Charles Epting, in his piece this morning, would argue that these films are not important, and that their loss is no big deal. They would not have been great films, and they would not have had great direction or acting, and so why spill tears over them? But the reality is far from that, as these four years of short, probably not very good, comedies would demonstrate to us just how Hollywood and the public at large changed its view of gay/effeminate/queer (we don’t know which, as we can’t see them) men during the years directly prior and during the First World War, and we can only presume that the advent of WWI caused a shift in how masculinity (or lack of) was treated in film.
Let’s also think about the issue of genre, as well. It is well-documented that “horror” was not used as a genre description before 1931 (there is evidence to counter that now, but by-and-large this is true). So, how were what we now call the horror films of the 1910s and 1920s described or viewed by audiences? How did their content change in the run up to Dracula in 1931? Sure, we can view Lon Chaney films, The Cat and the Canary and Caligari and presume that we can judge from those movies if we want, but we would be foolish to do so.
Today the majority of horror films we watch are not big productions and, instead, medium-budget films with lesser (often unknown) actors. In fact, the majority of horror films made today are straight-to-DVD/streaming affairs. According to the scenario laid out by Epting’s piece, as long as It and The Conjuring survive in a hundred year’s time, everything will be fine because the horror genre in the 2010s can be judged from those big productions. But that clearly isn’t true. There are hundreds of horror films that aren’t big productions, but they are as much part of the genre as It and The Conjuring, and tell us just as much about film-viewing in 2018 (not to mention how they might comment on the political situation).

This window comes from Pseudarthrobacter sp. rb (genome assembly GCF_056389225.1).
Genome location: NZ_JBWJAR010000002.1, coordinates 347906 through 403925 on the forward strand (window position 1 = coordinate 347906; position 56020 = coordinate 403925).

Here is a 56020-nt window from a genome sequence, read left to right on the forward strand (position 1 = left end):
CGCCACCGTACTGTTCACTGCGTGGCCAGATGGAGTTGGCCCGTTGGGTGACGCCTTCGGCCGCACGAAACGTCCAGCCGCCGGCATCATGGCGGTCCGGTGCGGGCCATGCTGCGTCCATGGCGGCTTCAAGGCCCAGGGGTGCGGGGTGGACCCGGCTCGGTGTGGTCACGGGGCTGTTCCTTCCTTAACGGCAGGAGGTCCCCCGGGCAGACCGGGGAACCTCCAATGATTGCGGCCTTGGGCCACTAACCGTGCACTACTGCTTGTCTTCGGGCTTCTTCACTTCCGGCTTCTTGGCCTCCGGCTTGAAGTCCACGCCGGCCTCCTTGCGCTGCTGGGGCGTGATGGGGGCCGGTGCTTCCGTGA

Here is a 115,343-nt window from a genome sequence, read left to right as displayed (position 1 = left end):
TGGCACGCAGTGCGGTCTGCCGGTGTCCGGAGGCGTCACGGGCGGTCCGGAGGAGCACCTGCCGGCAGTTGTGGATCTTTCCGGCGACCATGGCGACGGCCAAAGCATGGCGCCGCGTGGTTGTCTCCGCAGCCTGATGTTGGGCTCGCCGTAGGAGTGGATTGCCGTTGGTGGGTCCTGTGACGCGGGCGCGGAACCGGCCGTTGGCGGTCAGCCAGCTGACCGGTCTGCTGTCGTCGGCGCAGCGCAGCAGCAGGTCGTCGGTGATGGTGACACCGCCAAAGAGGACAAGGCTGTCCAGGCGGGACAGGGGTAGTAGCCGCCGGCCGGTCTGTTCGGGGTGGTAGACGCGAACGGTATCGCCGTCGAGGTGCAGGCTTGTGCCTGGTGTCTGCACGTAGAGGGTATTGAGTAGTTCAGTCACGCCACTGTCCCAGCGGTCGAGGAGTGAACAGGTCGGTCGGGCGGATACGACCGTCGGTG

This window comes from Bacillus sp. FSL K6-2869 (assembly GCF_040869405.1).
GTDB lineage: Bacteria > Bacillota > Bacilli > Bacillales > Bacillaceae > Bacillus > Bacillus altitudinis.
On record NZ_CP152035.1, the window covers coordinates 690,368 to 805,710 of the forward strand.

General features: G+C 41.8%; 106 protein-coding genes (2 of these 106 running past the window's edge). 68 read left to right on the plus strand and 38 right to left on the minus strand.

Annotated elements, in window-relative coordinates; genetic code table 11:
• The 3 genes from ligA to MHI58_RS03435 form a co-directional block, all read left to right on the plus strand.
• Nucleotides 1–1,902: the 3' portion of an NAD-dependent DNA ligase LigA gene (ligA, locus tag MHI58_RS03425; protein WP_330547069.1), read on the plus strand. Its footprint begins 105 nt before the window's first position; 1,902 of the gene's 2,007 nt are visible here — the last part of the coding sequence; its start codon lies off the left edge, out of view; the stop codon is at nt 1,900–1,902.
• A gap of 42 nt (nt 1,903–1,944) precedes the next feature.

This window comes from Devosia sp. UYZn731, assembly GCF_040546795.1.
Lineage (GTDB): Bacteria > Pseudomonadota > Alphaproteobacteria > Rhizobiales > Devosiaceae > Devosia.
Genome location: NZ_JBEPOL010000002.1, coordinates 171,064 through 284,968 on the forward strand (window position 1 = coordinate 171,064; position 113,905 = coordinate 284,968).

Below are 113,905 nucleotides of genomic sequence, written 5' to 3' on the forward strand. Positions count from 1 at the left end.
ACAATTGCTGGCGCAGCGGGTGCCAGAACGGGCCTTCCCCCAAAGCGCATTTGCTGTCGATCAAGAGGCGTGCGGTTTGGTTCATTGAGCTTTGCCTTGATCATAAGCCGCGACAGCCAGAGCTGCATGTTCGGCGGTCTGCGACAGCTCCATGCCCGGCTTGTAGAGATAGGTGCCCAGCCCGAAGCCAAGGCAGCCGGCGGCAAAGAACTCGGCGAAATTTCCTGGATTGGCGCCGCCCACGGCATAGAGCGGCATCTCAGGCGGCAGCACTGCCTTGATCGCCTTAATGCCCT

The idea that only films that received positive reviews and praise at the time of release are worth worrying about when it comes to lost films is flawed, and always has been flawed. What if we applied this idea to classical music? We would assume that a great deal of music written by Wagner, Brahms, and Beethoven was bloody awful. “I believe that I could write tomorrow something similar inspired by my cat walking down the keyboard of the piano” wrote a critic – of Tannhauser! What if THAT was a lost work?According to Epting’s premise, it would be no great loss. In the world of film, we can learn just as much about cinematic and/or cultural history from Ben Model’s release of Whispering Shadows on DVD as we can from Phantom of the Opera.
Every lost film and TV programme is a gap in our cultural history. It doesn’t matter whether the item in question was great art or a trashy horror movie – unless we can see what we are missing, we are not in a position to judge its cultural worth.